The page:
I harvested five chukars in less than two hours! This hunt will forever be seared in my memory. I have a general philosophy that life is about the happy memories we make. My hunting companions performed their tasks flawlessly, and I shot as good as I ever have.
At the end of the day, as we walked back to the truck, a rooster flushed. Having played guide that day, I was the only one in our group who hadn’t gotten my limit. This one was mine. The rooster came down the draw towards and past me. I fired once, twice, then I fired my last shell. On the third shot the rooster folded.
When he served them up, the steaks looked pretty typical: browned on the outside, with a pink strip in the center, just how I like ‘em. I wasn’t prepared for how it would taste. I couldn’t believe it. I finally had to ask, “What are we eating?”
I’m not sure how either one of us made it down that slope without a broken ankle, nor who was more excited, me or the dog, but after retrieving the bird we both sat down for a good twenty minutes to catch our breath, admire the bird’s beautiful plumage, and enjoy what I’ll always remember as a perfect moment.
In addition to an unforgettable experience and the opportunity to put delicious food on the table, the Slam Program offers rewards to hunters who are successful in harvesting various upland game species.
All of the sudden we found ourselves surround by turkeys! As a couple of hens ran off, we heard the thunderous GOBBLE-GOBBLE of the tom wondering why the hens were leaving him. We watched as he strutted by just out of range and fed up over the hill. We quietly slipped out and set up in this draw again the next time out.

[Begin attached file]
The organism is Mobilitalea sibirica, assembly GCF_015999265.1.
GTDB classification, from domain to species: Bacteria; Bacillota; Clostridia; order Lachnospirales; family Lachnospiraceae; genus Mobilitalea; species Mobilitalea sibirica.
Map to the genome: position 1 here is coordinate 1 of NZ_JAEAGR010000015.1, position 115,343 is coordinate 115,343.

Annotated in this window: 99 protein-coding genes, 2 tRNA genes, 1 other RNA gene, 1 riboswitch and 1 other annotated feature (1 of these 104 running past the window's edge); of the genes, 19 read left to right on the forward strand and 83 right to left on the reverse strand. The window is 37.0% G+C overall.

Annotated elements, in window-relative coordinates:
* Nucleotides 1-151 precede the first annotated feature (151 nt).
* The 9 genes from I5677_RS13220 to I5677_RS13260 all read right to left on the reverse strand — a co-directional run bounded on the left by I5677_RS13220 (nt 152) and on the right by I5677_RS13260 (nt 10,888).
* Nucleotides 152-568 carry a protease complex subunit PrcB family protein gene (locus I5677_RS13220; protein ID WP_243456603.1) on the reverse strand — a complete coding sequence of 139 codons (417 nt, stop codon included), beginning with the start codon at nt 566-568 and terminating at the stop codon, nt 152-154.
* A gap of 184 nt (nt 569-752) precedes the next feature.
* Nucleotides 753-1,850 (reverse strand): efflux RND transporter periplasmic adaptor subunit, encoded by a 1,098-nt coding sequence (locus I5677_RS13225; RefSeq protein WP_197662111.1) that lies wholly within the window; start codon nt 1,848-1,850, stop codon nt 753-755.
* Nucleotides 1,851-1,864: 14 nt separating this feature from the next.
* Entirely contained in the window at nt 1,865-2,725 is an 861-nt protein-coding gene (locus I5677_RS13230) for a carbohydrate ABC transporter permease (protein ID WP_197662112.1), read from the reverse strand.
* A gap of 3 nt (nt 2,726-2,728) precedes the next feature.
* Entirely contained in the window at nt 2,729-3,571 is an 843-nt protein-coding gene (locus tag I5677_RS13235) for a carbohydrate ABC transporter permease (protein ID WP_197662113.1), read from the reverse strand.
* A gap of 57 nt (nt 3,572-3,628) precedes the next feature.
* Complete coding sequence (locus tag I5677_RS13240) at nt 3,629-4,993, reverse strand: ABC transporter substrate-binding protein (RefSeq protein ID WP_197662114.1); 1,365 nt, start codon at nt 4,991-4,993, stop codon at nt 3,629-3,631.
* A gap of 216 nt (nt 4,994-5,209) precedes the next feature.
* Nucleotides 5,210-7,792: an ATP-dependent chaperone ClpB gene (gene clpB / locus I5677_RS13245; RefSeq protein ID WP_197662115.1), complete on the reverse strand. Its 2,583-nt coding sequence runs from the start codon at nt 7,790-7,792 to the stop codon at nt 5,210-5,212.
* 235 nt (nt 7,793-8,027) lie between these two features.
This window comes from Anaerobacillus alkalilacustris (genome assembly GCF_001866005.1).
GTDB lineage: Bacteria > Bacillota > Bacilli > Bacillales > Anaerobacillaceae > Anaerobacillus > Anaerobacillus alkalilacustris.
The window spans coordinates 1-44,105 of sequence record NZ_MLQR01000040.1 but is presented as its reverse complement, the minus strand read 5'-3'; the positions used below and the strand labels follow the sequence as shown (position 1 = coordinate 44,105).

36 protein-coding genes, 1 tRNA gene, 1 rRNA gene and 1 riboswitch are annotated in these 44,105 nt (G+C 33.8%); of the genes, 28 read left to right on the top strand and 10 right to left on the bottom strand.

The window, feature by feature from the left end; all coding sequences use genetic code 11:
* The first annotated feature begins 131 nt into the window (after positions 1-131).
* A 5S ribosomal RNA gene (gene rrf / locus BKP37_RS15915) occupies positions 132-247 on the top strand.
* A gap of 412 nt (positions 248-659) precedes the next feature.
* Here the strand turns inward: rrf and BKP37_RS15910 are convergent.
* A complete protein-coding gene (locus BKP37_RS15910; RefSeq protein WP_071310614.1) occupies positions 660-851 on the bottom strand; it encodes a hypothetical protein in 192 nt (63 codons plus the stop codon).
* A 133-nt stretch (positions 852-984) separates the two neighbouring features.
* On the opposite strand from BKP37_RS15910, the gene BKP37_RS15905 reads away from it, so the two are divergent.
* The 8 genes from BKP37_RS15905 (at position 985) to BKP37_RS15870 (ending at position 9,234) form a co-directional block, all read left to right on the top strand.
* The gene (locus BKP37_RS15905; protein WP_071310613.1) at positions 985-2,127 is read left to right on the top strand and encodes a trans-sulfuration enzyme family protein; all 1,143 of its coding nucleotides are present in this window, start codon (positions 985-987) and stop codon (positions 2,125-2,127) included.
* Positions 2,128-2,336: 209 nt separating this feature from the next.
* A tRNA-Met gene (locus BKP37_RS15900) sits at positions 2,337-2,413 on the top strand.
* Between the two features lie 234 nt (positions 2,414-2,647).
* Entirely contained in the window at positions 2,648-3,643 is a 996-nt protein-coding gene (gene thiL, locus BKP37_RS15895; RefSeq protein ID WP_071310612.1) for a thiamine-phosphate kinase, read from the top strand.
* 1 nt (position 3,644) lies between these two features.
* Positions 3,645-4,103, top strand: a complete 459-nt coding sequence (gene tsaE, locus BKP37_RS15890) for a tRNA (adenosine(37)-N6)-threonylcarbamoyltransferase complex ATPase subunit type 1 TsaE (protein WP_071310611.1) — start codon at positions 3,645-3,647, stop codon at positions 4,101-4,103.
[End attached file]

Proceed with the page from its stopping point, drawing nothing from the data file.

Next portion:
As the alarm went off, I remember thinking just five more minutes! But, I could hear the commotion of the hunting party layering on the camouflage. I honestly don’t think Dakota slept that night.
About five minutes later, Gauge’s tail helicoptered again. A lone chukar flushed in front of me, headed straight away; I pulled my gun up and shot once just as the bird was about to disappear behind the ridgeline. The bird crumbled in midair and fell out of sight.
Joshua put his hands over his ears and motioned to Isaiah to do the same as I set the hair trigger on my 50-caliber muzzleloader. Within seconds after the smoke cleared, the animal stopped running and it was over. The boys were beside themselves. The look on their faces was one of excitement and sheer joy.
I was so anxious and excited sitting in my little blind, I could barely contain myself. Anytime a bird came anywhere close, my heart would race and I’d start wiggling. Rich and Chad used different calls to attract the birds. You could see birds change directions in flight in response to the calls. Very fun to watch.
To me, the most satisfying thing about the Waterfowl Slam is that every dollar raised from this program is going towards creating or enhancing waterfowl habitat in Utah. So far we have raised over $10,000 that will go directly back into habitat projects around the state!
I, meanwhile, popped away at the birds with my little single shot Savage. Miss after miss followed. “Man,” I said to myself, “these ducks are hard to hit!” Finally, a big drake mallard flew straight at me. I shot, and it fell. What a thrill!